During my first visit as a correspondent in the Briefing Room at the White House, I searched for traces. There’s nothing to see anymore, but a few inches below the floor there is still that legendary pool, Kennedy’s favorite hang out in the White House.
The Day the Sixties Started
17 November 2013
I used to think of the inauguration of John F. Kennedy as a major turning point. The speech, this young man with no overcoat, his clear voice and his inspiring rhetoric, the glamor of Jackie: it had all the appearance of a new era. That is how it probably felt in 1961. I was too young to fully realize it, but where I grew up, in the Catholic south of the Netherlands, Kennedy made us proud. One of us, a Catholic, had become the most powerful man in the world. Paradise could no be far away.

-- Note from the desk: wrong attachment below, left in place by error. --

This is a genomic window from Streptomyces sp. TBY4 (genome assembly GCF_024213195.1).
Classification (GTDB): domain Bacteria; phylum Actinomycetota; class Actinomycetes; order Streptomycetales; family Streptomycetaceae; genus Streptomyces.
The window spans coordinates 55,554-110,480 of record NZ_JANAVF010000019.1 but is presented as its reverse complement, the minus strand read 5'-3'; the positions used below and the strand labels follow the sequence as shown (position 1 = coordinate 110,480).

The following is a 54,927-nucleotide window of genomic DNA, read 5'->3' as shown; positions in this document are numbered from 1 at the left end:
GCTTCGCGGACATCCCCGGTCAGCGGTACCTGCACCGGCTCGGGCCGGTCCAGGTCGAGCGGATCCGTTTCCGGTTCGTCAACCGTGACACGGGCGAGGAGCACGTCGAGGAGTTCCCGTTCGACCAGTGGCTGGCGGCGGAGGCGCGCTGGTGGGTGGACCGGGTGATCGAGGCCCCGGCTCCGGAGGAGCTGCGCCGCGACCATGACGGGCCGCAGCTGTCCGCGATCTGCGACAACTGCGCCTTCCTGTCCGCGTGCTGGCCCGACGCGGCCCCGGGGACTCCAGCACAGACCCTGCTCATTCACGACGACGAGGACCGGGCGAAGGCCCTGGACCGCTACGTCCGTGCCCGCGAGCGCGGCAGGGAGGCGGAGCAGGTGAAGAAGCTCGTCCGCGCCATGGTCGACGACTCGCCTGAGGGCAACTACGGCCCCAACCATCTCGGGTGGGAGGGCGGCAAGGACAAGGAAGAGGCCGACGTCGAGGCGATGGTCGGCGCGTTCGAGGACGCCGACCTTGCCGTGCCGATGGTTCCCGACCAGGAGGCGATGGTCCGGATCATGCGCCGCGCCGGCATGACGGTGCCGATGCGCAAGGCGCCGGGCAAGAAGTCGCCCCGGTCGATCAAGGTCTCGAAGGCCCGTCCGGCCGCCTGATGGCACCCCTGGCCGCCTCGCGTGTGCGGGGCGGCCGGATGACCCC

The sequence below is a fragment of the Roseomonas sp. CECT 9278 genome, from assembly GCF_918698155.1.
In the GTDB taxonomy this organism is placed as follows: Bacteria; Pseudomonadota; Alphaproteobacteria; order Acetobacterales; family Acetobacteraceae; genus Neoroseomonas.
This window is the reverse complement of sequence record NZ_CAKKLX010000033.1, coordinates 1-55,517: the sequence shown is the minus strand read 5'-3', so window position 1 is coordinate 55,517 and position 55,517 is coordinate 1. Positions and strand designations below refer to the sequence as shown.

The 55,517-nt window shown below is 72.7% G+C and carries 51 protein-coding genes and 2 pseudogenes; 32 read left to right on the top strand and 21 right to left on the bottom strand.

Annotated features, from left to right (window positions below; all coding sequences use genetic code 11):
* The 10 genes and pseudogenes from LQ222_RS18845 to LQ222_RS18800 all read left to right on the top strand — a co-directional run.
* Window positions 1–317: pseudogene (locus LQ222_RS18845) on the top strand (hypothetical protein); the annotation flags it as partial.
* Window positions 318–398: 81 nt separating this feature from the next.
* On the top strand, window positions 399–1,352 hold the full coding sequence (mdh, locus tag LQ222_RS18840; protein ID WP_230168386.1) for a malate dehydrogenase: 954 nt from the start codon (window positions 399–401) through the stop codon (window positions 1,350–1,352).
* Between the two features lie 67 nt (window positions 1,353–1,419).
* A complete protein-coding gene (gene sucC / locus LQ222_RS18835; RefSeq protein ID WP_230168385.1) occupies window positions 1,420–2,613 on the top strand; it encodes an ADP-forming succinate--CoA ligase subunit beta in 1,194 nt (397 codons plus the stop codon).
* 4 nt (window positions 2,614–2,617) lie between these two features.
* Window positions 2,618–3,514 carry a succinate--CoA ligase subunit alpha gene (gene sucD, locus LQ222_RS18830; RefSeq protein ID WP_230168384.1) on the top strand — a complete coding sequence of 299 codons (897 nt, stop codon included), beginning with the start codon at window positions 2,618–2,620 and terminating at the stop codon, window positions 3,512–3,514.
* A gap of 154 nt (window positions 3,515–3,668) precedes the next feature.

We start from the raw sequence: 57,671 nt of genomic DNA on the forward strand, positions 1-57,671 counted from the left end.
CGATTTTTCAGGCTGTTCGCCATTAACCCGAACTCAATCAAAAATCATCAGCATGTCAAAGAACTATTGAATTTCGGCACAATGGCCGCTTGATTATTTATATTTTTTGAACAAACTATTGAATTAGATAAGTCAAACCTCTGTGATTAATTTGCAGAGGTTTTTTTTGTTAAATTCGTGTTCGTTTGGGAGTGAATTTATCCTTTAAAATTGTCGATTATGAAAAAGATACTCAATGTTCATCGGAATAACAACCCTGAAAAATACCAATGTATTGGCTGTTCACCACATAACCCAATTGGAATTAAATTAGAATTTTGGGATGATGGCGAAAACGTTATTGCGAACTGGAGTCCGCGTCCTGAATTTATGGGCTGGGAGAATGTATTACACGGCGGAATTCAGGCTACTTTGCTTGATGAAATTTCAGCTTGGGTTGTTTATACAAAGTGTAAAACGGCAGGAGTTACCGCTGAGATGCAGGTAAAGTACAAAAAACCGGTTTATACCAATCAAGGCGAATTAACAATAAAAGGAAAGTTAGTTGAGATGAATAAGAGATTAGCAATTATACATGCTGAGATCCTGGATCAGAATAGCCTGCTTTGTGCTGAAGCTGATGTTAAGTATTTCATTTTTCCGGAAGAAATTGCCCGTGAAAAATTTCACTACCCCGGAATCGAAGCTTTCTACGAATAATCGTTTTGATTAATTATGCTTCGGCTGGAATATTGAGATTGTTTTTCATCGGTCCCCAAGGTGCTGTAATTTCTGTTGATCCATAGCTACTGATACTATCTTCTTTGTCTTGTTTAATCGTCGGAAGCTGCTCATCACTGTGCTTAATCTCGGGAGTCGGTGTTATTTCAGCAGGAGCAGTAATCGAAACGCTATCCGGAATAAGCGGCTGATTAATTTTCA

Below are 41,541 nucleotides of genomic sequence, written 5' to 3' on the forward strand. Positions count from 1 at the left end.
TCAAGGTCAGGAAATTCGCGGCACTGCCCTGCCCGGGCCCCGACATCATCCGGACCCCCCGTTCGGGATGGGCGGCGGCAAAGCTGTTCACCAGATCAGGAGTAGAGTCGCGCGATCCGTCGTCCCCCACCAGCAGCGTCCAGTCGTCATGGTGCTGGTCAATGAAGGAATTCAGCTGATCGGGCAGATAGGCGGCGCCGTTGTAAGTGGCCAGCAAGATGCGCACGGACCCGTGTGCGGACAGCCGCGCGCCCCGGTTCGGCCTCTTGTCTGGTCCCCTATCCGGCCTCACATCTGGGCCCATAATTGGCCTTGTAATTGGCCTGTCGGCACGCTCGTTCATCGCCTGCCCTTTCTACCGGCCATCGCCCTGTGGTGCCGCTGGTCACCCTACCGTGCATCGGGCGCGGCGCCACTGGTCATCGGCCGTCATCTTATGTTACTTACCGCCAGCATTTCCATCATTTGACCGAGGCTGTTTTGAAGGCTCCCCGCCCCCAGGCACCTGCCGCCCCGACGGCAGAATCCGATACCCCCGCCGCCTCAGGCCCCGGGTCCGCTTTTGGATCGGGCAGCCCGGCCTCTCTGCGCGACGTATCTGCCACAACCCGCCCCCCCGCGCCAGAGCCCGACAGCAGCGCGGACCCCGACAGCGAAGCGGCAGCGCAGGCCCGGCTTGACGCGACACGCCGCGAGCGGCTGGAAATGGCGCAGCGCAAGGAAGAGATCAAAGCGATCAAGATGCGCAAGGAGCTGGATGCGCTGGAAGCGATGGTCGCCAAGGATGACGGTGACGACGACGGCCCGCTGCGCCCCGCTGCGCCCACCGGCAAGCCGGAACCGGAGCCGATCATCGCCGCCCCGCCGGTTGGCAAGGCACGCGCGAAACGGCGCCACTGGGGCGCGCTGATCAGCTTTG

Ever since things have not gone particularly well for Catholicism and neither did they for the historical memory of John F. Kennedy. And now, fifty years later, I know that the tipping point was the assassination, not the inauguration. Kennedy as a rich kid, the son of an ambitious and rather unscrupulous father: that is a story of the postwar period. Sure, Kennedy represented the ideal image of model of a young, dynamic America. He was the symbol of the American Century, tanned, intelligent and above all very young, but he also was very much “of that time”. I now see him as very fifties, as much if not more as his equally young, but much older looking opponent Richard Nixon.